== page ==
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I use several lights and wear a yellow reflective jacket. On the bar I use a 1 LED Cat Eye that uses 2 AA cells on flash mode and then a Light and Motion Stella 150 beside it on solid. If I am riding someplace especially dark I might also use my old Halogen helmet light. On the rear I have a PB superflash, a Portland Design flashing red and another helmet mounted one. Most of my commuting is on streets with some ambient lights so I don't necessarily always go whole hog with the forward facing lights.
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Old 10-03-13, 07:13 AM   #62
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Am planning on commuting some through trails. I am going to try one of these 1000 lumen Lezyne Mega drive lights. Battery is contained in the light.

http://www.amazon.com/Lezyne-Drive-L...s=lezyne+light
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Old 10-03-13, 12:07 PM   #63
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I'm a fan of O rings because I have a 1000 lumen light that I like to run on strobe mode during the day. I like to tip it down a bit. Also I sometimes adjust things a bit if I'm in hilly areas and am likely to be shoving the beam directly into oncoming driver's eyes when I'm topping hills.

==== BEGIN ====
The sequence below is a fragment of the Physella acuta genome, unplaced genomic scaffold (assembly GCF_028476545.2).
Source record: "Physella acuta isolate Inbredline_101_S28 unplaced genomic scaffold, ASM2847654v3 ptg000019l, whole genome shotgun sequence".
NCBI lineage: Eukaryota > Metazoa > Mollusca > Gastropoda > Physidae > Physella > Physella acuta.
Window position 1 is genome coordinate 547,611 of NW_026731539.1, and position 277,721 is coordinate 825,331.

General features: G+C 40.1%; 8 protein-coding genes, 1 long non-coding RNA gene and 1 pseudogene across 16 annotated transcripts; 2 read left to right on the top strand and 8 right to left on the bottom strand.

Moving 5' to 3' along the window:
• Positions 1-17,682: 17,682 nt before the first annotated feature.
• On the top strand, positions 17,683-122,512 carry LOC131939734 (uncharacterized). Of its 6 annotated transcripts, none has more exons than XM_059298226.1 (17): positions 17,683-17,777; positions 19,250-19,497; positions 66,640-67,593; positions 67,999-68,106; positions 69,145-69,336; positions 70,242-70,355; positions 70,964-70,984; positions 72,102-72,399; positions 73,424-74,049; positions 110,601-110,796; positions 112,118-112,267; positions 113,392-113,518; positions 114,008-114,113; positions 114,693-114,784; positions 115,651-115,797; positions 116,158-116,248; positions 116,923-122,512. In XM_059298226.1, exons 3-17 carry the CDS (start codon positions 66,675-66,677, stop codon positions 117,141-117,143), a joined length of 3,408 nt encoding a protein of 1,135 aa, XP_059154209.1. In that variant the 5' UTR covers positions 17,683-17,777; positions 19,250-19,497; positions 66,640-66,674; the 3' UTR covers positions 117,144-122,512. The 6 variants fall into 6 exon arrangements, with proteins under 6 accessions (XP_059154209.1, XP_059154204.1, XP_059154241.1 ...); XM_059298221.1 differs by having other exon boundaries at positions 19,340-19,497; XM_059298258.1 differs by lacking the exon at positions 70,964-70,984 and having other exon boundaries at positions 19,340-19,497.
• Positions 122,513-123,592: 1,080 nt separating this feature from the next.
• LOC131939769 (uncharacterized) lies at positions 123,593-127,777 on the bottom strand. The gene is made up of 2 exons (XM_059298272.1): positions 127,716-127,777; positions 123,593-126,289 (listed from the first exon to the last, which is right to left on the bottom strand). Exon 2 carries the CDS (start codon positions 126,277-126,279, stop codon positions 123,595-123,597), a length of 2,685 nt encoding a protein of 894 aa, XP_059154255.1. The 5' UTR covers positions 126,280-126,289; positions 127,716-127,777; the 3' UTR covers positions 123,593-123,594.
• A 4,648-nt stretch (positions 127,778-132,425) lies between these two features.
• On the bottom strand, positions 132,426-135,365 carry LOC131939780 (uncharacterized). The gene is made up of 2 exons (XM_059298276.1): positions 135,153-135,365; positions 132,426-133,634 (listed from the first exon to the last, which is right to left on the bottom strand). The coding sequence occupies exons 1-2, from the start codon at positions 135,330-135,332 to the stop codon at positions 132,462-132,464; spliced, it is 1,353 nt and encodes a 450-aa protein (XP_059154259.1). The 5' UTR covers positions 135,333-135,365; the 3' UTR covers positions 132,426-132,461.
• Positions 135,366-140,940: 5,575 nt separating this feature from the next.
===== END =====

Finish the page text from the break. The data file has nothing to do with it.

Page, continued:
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Old 10-03-13, 07:08 PM   #64
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What is the max output of a dyno hub?
Officially, 6 volts AC, 3 watts.

Unofficially, some folks claim that with home-brew electronics, they can get 10 watts out of them. Still 6 VAC.
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Old 10-04-13, 03:28 PM   #65
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I like these nightrider lights. USB rechargeable, solid mount and easy to remove for charging or use as a flashlight if you need to change a flat or stop and still be seen. I don't like dynamos as they usually go out when you stop. Last many hours on a single charge. I charge mine off my laptop when I arrive .
This is what I use, a Lumina 650. It's pricy, but it's brighter than my magic shine was and doesn't have the ultra annoying external battery pack. It uses the same charge connector as my phone, so bonus. I attach mine to my helmet.
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Old 10-05-13, 11:20 AM   #66
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Officially, 6 volts AC, 3 watts.

Unofficially, some folks claim that with home-brew electronics, they can get 10 watts out of them. Still 6 VAC.
Not knowing much about that particular set up, but I'd think if you could get 3X the power out of it, you'd be running the components in the hub in a manner that would contribute to their early failure.

J.
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Old 10-05-13, 06:13 PM   #67
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Not knowing much about that particular set up, but I'd think if you could get 3X the power out of it, you'd be running the components in the hub in a manner that would contribute to their early failure.